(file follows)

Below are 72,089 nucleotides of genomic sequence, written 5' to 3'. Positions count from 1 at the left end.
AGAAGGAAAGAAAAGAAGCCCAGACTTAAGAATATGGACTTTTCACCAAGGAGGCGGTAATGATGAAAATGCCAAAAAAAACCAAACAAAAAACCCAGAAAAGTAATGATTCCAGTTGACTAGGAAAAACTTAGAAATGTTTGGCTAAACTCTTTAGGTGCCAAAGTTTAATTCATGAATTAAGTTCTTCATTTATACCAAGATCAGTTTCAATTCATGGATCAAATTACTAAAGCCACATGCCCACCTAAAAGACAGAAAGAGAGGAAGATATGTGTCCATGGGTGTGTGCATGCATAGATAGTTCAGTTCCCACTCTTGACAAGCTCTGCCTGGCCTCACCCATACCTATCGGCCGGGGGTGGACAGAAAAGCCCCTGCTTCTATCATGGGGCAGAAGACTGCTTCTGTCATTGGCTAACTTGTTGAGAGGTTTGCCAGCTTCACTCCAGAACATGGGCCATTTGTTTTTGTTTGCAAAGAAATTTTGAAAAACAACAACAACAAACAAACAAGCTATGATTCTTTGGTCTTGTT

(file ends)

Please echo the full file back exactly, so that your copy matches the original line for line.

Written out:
Below are 72,089 nucleotides of genomic sequence, written 5' to 3'. Positions count from 1 at the left end.
AGAAGGAAAGAAAAGAAGCCCAGACTTAAGAATATGGACTTTTCACCAAGGAGGCGGTAATGATGAAAATGCCAAAAAAAACCAAACAAAAAACCCAGAAAAGTAATGATTCCAGTTGACTAGGAAAAACTTAGAAATGTTTGGCTAAACTCTTTAGGTGCCAAAGTTTAATTCATGAATTAAGTTCTTCATTTATACCAAGATCAGTTTCAATTCATGGATCAAATTACTAAAGCCACATGCCCACCTAAAAGACAGAAAGAGAGGAAGATATGTGTCCATGGGTGTGTGCATGCATAGATAGTTCAGTTCCCACTCTTGACAAGCTCTGCCTGGCCTCACCCATACCTATCGGCCGGGGGTGGACAGAAAAGCCCCTGCTTCTATCATGGGGCAGAAGACTGCTTCTGTCATTGGCTAACTTGTTGAGAGGTTTGCCAGCTTCACTCCAGAACATGGGCCATTTGTTTTTGTTTGCAAAGAAATTTTGAAAAACAACAACAACAAACAAACAAGCTATGATTCTTTGGTCTTGTT